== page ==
Set in the “far off” year of 2018, the show starred Roy Scheider as Nathan Bridger, captain of the SeaQuest, a massive submarine (deep-submergence vehicle — the DSV of the title) that patrolled Earth’s oceans conducting military defense and scientific studies. In the SeaQuest future, mankind had taken to colonizing Earth’s oceans, leading to the formation of a global government called the United Earth Oceans Organization, which was tasked with keeping the peace against rogue nations and pirates.

Scheider was an inspired bit of casting to lead the series, given his association to aquatic adventures from the “Jaws” movies. Steven Spielberg was one of the executive producers of the series and no doubt lent it more credibility in that regard.

The series certainly didn’t skimp when it came to guest stars, boasting a line-up that included William Shatner, Mark Hamill, Michael York, Kent McCord, Dom DeLuise, Shelley Hack and Charlton Heston. The pilot movie was directed by none other than Empire Strikes Back helmer Irvin Kershner; this would be the final directing credit of his career (he died in 2010).

The cast also included Jonathan Brandis as Lucas, a teenage prodigy who served as the ship’s computer expert. Tossing a kid into the mix to appear to younger viewers, despite how much it strained credibility, was practically a requisite for these kinds of shows following the prominence of Wesley Crusher on TNG. The move paid off for the show, as Brandis became a popular teen idol in the 1990s, but he would ultimately succumb to the pressures of being a child actor, killing himself in 2003 at the age of 27 after a stalled career led him to start drinking heavily.

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The show’s most notorious element was the character of Darwin, a highly trained dolphin that could speak to the crew thanks to a translation program in the ship’s computer. He was most commonly referred to as the show’s “talking dolphin,” which was a bit of a misnomer as the technology as presented in the show could theoretically be used to communicate with any number of dolphins.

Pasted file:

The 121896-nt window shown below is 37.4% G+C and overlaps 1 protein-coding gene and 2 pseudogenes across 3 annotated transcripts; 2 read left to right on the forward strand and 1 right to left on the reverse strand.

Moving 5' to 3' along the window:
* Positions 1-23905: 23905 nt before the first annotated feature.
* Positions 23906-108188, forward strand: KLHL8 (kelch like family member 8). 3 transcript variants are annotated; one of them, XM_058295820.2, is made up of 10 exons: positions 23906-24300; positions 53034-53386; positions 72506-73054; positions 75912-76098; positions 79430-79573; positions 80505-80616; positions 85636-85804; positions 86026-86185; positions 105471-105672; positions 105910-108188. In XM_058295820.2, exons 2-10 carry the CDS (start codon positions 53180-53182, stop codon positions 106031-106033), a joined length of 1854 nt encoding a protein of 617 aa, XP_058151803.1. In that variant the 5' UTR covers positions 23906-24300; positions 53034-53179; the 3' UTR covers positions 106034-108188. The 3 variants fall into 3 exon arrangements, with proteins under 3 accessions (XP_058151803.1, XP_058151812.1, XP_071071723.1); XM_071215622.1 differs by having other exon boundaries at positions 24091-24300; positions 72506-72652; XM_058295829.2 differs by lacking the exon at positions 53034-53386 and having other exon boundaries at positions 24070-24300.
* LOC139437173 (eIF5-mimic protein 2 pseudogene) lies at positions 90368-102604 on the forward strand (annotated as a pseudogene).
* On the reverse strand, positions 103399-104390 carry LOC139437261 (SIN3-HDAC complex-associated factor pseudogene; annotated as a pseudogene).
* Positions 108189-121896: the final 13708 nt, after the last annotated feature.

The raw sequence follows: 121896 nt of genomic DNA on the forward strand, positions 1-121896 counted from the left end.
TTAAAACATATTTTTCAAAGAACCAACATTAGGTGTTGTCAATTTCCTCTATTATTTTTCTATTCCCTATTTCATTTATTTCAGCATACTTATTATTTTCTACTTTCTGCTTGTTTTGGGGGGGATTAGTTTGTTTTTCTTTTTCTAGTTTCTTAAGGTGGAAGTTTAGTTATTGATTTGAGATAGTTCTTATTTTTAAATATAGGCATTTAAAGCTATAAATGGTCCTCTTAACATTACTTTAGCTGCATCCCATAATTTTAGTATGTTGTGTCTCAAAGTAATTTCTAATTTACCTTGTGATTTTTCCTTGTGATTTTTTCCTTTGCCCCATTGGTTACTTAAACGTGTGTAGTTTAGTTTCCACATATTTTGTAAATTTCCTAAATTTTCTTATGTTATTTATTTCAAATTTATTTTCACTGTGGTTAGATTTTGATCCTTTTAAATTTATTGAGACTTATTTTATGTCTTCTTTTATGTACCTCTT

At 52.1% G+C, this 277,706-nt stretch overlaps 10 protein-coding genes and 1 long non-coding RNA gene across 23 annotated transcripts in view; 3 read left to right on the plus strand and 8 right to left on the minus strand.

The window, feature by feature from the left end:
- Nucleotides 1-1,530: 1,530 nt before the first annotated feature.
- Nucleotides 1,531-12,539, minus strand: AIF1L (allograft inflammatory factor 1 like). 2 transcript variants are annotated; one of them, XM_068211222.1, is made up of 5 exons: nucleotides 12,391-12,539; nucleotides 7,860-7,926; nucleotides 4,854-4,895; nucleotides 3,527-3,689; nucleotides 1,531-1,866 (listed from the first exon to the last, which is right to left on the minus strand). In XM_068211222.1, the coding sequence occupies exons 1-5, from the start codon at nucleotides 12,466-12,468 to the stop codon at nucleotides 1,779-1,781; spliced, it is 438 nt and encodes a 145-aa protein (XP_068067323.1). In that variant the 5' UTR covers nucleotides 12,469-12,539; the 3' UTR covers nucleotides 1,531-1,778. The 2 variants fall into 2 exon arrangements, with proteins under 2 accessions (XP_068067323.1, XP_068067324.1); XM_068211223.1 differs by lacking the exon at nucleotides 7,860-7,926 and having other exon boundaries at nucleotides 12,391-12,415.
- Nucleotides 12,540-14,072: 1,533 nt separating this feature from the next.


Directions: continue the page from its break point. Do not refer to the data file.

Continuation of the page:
The first season of 24 episodes dealt more with the scientific themes such as conservation and climate science that originally inspired the series. Noted oceanographer Dr. Bob Ballard, aka the guy who found the wreckage of the Titanic, served as the technical advisor and would appear at the end of episodes to present factoids about marine science. The show was also one of the first to make heavy use of CGI for its visual effects.

While it was an expensive series to produce, “SeaQuest” wasn’t a ratings juggernaut, prompting extensive meddling from the network. The show’s tone and creative direction ended up being re-tooled every year it was on.

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The second season of 22 episodes veered the show more into the realm of science-fantasy, with storylines involving genetic engineering, ESP and aliens. In the season finale, the sub is literally plucked from Earth by an alien ship and dumped into the middle of a civil war in the ocean of a far-away planet.

This prompted the final overhaul of the series — renamed “SeaQuest 2032” in season three, which only lasted 13 episodes. While the storylines were more grounded, the show’s tone was more militaristic, as SeaQuest was tasked with leading efforts to contain a growing dictatorship encroaching on the UEO. Bridger was replaced by Capt. Oliver Hudson, played by Michael Ironside, as Scheider appeared in only a handful of episodes due to contractual obligations.